Fishbowl CMO Kirk Tanner explains how to calculate all of the costs that go into every product a business sells.
Welcome to Whiteboard Wednesday. I’m Kirk Tanner, Chief Marketing Officer at Fishbowl. Today we’re gonna talk about the true cost of goods.
We’ve got some accounting methods here. These are cost accounting methods. The first one is FIFO, which is First In First Out. And it’s literally what it says for the accounting purposes and establishing a price. Imagine this is a conveyor belt and red comes into inventory, orange, then green. It means that if the red was in first, the red one goes out first. So first in, first out, and that’s how you establish your pricing for the products that you’re gonna sell.
This is a really simple method that works well, very common in small and medium businesses. The downside is it may not be very accurate relative to the market, so there might be some variance here. But it is a common method that’s used.
Then we’ve got Average Pricing. You’ve got this product that you’re buying over time, and the price will vary, but you’re just gonna figure out an average and establish that as the baseline price.
The positive is it’s very stable because you’re basing it all on an average. It makes it really simple. The downside is that your returns and your waste, well, they don’t really reflect the actual cost of goods. It’s just an average cost.
But those two methods are, by far, the most common in small and medium-size businesses. There are two other methods that we’ll mention just so you’re aware of them, but they’re not as common.
The first one is LIFO. And LIFO is exactly the opposite of the First In First Out concept. In this one here, the last one in is the first one out.
Standard Pricing means that you’re using industry standards. Regardless of what the price actually was, you’re basing it on more of what the industry is looking at and what the market will bear. Again, not really common in small and medium businesses, but it is one of the accounting methods.
So, whichever one you use, and it’s gonna vary based on your business, that is your baseline cost of goods.
But we have some other costs that we have to factor in to get to the true cost of goods. And that starts with Landed Costs. Whatever it is that you’re selling, manufacturing, distributing, you’ve gotta get materials, parts, inventory to your location. So that can be a number of different ways, from trucks to planes to boats. But you’ve got taxes, tariffs, and fees that are all related to getting that product to your physical location. So you’re gonna identify those Landed Costs.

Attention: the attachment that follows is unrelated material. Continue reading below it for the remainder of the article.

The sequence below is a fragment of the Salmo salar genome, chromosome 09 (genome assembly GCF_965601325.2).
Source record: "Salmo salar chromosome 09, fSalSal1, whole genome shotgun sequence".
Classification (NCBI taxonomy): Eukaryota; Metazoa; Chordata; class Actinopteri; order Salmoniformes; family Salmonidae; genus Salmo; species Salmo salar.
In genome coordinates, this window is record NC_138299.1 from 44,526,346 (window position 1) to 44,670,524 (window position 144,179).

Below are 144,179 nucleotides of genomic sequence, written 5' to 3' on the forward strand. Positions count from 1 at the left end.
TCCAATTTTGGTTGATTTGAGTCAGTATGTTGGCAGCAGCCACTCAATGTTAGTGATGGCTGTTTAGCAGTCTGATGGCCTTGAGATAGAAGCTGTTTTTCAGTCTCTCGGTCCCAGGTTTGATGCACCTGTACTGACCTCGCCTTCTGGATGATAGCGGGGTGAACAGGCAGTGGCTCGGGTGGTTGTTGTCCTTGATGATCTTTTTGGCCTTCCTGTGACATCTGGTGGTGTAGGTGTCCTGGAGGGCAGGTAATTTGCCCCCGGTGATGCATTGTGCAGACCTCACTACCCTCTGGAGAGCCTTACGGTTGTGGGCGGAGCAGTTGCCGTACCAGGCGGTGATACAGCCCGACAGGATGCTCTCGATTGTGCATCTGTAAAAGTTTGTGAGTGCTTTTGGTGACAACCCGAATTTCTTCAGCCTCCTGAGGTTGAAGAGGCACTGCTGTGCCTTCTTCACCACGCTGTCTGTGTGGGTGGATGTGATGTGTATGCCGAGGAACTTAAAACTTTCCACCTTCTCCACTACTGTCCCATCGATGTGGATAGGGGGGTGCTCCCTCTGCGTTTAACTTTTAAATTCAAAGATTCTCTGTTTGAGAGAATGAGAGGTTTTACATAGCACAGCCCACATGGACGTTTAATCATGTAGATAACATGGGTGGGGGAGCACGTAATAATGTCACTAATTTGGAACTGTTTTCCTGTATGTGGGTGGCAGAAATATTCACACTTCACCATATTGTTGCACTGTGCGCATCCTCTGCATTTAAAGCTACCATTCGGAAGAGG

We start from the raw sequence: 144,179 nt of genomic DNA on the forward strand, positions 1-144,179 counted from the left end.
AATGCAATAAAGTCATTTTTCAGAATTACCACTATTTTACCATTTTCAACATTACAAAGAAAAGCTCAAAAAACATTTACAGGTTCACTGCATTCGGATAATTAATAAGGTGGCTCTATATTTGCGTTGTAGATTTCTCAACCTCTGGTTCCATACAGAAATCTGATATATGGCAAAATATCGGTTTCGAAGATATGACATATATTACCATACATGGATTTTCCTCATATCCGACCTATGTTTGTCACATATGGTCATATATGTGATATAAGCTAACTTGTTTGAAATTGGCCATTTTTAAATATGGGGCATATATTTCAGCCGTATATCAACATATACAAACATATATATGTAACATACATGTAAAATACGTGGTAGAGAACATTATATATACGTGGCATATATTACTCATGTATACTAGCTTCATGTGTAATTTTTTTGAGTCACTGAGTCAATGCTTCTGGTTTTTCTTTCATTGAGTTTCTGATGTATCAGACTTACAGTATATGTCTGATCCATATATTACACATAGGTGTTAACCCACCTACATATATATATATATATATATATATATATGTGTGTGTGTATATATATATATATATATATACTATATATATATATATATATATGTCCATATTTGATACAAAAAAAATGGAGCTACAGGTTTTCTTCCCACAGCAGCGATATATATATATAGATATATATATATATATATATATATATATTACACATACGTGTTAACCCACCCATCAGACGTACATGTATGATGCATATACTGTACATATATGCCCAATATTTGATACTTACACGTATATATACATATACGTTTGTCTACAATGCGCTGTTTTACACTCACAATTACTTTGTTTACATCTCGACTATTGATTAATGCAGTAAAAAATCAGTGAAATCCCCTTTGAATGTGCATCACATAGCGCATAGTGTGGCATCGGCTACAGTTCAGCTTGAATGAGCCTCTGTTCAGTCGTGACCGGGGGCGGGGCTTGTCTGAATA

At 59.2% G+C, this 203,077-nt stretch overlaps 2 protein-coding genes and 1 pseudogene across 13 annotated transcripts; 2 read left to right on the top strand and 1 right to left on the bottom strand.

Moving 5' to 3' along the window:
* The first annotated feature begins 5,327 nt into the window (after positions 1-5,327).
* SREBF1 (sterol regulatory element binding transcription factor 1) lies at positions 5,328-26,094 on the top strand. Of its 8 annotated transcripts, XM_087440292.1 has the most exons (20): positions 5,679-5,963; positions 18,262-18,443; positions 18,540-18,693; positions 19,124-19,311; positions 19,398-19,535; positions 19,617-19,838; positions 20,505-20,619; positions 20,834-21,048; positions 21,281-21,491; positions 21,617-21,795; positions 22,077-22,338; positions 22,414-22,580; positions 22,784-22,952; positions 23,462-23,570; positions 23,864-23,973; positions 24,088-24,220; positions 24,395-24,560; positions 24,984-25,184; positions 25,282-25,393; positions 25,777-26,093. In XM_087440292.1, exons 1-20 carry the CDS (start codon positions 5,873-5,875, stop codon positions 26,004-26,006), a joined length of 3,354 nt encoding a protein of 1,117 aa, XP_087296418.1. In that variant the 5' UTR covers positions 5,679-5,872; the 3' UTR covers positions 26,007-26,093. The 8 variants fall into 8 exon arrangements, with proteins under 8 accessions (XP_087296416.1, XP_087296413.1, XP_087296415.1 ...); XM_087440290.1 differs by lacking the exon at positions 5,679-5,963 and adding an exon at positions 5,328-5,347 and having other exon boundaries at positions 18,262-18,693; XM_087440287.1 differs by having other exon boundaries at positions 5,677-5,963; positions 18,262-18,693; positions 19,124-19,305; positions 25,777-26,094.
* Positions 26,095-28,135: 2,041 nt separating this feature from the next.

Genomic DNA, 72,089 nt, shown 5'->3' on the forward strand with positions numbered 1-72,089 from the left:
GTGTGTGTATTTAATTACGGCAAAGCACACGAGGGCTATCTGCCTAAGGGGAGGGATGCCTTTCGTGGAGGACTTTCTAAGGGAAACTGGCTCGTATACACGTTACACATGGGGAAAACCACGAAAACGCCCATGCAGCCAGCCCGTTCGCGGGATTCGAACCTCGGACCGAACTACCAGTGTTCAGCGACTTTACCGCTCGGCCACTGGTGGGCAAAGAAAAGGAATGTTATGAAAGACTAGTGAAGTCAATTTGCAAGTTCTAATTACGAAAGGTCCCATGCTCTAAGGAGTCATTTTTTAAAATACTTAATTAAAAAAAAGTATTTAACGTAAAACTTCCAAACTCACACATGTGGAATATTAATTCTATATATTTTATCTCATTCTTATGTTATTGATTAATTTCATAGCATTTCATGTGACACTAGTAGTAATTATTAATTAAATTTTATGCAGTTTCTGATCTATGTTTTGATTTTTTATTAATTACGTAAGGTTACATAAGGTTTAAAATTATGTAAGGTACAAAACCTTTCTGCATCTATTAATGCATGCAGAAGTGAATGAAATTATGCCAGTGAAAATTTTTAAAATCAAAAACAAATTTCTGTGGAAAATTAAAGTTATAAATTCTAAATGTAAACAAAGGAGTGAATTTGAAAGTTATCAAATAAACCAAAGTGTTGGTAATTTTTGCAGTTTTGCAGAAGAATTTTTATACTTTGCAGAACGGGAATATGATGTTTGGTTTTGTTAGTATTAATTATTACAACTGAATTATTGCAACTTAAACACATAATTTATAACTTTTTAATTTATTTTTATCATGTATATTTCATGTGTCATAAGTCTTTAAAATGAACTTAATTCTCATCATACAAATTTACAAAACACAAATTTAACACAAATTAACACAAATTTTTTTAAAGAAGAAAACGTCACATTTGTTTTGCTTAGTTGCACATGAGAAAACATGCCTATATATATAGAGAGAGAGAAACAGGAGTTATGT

Then we’ve got one more element that we’ve gotta factor in, and that is Bill of Materials. No matter whether you’re selling something, manufacturing, distributing, you’ve got some time and you’ve got some labor that’s associated with your business. And you’ve got fees, like merchant services, your own rent, insurance, and things like that. You’re gonna want to take a portion of that and bring it over as your Bill of Materials.
Then, once you have established that, you can come back to your cost up here, you can add in your Landed Costs, you can add in that element of the Bill of Materials, and you can establish a true cost of goods so that then you can establish the margin, the price that you want to sell that product for to ensure that you have a nice profit margin in there that allows you to invest in your business going forward, and be successful.
Now, this is simplified. It’s a relatively complex process of establishing this true cost. What we recommend is that you talk to your accountant and determine which one of these is gonna work best for you and determine how best to add this in to establish your true cost of goods because every business is different. But that is basically your true cost of goods.
That’s it for this Whiteboard Wednesday. Come again next time.